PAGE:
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How’s your battery? (#143)

Check in on everybody’s well-being
Source: Anh Bui
If your phone battery runs low you look for a charger. With human beings it is harder to tell when they need to recharge. That’s why we use this activity to ask explicitly: Prepare a flipchart by outlining one battery per participant.

Ask each participant to color in their battery to show how much energy they currently have. Reflect together on the results, e. g. by asking “What do you notice?” – especially if someone is low on energy (“What would help you save or even gain energy?”)

Depending on how much time you want to invest you can do rounds of collecting and reflecting on:
  • What costs you energy at work?
  • What gives you energy?
  • What can you do to gain energy – short-term / long-term?

Roles and Responsibilities (#146)

Clarify expectations and responsibilities for each role on the team
Source: Role-Up
Many conflicts arise from unclear expectations. Talking about individual people can feel like an attack. That’s why this activity focusses on expectations towards roles.

Create a table with one column per role in the team. (Limit it to 7 columns. If there are more than 7 roles, leave out roles that have little conflict.) The rows of the table are: 

  • Role name
  • This role is responsible for …
  • This role is NOT responsible for …
Leave enough space between the bottom rows so that people who aren’t sure whether something is a role’s responsibility have an unofficial inbetween space to post them. Hand out pens, as well as yellow and orange sticky notes.

Ask everyone to write yellow sticky notes listing the responsibilities for each role – 1 responsibility per note. Set a timer for 8 minutes and read the room to see if you can stop early or have to give more time. Post all the sticky notes but don’t discuss them yet.

Repeat this process with the non-responsibilities on orange sticky notes.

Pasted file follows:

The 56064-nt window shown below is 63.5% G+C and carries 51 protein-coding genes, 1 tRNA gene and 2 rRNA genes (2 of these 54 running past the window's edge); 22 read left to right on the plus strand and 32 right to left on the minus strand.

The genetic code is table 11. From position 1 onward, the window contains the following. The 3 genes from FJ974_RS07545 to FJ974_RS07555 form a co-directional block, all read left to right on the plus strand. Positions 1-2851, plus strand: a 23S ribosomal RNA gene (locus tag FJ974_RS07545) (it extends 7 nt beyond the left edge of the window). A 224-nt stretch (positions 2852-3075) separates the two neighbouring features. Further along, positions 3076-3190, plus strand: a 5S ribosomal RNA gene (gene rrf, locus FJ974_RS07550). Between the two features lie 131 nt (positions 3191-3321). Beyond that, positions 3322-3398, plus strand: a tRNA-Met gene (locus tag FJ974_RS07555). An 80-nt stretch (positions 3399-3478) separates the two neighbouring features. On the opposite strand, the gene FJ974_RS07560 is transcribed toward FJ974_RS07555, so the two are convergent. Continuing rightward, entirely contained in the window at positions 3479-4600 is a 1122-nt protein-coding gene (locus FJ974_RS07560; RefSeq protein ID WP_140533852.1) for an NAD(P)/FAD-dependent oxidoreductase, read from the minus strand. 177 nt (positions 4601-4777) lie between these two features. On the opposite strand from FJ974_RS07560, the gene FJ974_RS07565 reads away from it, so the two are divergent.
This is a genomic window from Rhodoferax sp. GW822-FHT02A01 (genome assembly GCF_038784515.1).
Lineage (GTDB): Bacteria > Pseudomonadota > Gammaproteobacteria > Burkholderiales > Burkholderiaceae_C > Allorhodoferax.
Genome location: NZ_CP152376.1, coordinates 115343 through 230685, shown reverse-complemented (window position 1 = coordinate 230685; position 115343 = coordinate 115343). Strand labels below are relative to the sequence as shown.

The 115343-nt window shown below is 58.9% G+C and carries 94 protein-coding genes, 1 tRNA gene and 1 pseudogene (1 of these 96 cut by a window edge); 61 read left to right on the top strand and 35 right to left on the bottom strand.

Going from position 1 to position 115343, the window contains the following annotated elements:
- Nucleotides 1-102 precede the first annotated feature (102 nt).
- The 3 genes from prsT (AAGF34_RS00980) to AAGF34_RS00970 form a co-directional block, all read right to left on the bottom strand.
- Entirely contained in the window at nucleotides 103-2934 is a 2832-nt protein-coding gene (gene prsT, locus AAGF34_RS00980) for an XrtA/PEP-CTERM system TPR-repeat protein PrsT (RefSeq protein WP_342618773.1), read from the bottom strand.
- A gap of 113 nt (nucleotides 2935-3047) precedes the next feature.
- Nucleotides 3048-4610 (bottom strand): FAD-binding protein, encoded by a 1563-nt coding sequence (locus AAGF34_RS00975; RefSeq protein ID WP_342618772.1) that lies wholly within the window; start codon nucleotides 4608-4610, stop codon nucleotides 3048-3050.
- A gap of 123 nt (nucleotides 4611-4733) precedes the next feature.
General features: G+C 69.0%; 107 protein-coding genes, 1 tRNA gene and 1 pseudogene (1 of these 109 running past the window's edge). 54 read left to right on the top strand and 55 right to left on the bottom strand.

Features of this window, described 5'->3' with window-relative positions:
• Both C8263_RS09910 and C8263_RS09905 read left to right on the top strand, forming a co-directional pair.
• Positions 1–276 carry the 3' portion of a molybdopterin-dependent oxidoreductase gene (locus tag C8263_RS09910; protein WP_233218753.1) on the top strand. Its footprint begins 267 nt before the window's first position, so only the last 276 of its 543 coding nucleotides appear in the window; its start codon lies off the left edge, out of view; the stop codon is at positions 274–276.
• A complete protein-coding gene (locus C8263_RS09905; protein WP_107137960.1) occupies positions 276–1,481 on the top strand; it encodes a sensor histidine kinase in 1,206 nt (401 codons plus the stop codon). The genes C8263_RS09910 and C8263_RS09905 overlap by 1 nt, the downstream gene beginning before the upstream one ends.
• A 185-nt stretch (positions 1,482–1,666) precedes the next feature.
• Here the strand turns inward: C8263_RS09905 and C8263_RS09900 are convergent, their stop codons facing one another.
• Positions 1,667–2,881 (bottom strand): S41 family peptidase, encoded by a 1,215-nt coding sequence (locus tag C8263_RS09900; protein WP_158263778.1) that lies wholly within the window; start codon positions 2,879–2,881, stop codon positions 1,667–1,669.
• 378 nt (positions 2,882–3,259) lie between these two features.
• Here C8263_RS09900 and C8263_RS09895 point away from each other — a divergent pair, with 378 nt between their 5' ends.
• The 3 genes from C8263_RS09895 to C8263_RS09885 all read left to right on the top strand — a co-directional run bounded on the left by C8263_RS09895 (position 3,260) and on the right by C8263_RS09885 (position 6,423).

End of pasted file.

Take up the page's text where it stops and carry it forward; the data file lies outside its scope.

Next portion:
The team now dot-vote on which topics they want to talk about. Give enough time to read all the sticky notes and distribute 7 votes.

Start with the topic with the most votes. Invite the people who voted for it to share why they want to talk about it. Try to clarify expectations team members have about a role’s responsibilities. Write down clarifications or agreements the team make. Repeat for the next highest voted topic until time runs out.

Company Map (#68)

Draw a map of the company as if it was a country
Source: Judith Andresen
Hand out pens and paper. Pose the question 'What if the company / department / team was territory? What would a map for it look like? What hints would you add for save travelling?' Let participants draw for 5-10 minutes. Hang up the drawings. Walk through each one to clarify and discuss interesting metaphors.

Dot Voting - Start, Stop, Continue (#12)

Brainstorm what to start, stop & continue and pick the top initiatives
Source: Agile Retrospectives
Divide a flip chart into boxes headed with 'Start', 'Continue' and 'Stop'. Ask your participants to write concrete proposals for each category - 1 idea per index card. Let them write in silence for a few minutes. Let everyone read out their notes and post them to the appropriate category. Lead a short discussion on what the top 20% beneficial ideas are. Vote on it by distributing dots or X's with a marker, e.g. 1, 2, and 3 dots for each person to distribute. The top 2 or 3 become your action items.

(Check out Paulo Caroli's 'Open the Box' for an awesome variation of this activity.)

Appreciations (#15)

Let team members appreciate each other and end positively
Source: Agile Retrospectives who took it from 'The Satir Model: Family Therapy and Beyond'
Start by giving a sincere appreciation of one of the participants. It can be anything they contributed: help to the team or you, a solved problem, ...Then invite others and wait for someone to work up the nerve. Close, when no one has talked for a minute.

(#)


Source:
Retromat contains 127 activities, allowing for 8349005 combinations (25x30x22x22x23+5) and we are constantly adding more.

Created by Corinna Baldauf

Corinna wished for something like Retromat during her Scrummaster years. Eventually she just built it herself in the hope that it would be useful to others, too. Any questions, suggestions or encouragement? You can email her or follow her on Twitter. If you like Retromat you might also like Corinna's blog and her summaries on Wall-Skills.com.

Co-developed by Timon Fiddike

Timon gives Scrum trainings. He mentors advanced scrum masters and advanced product owners. Human, dad, nerd, contact improv & tango dancer. He has used Retromat since 2013 and started to build new features in 2016. You can email him or follow him on Twitter. Photo © Ina Abraham.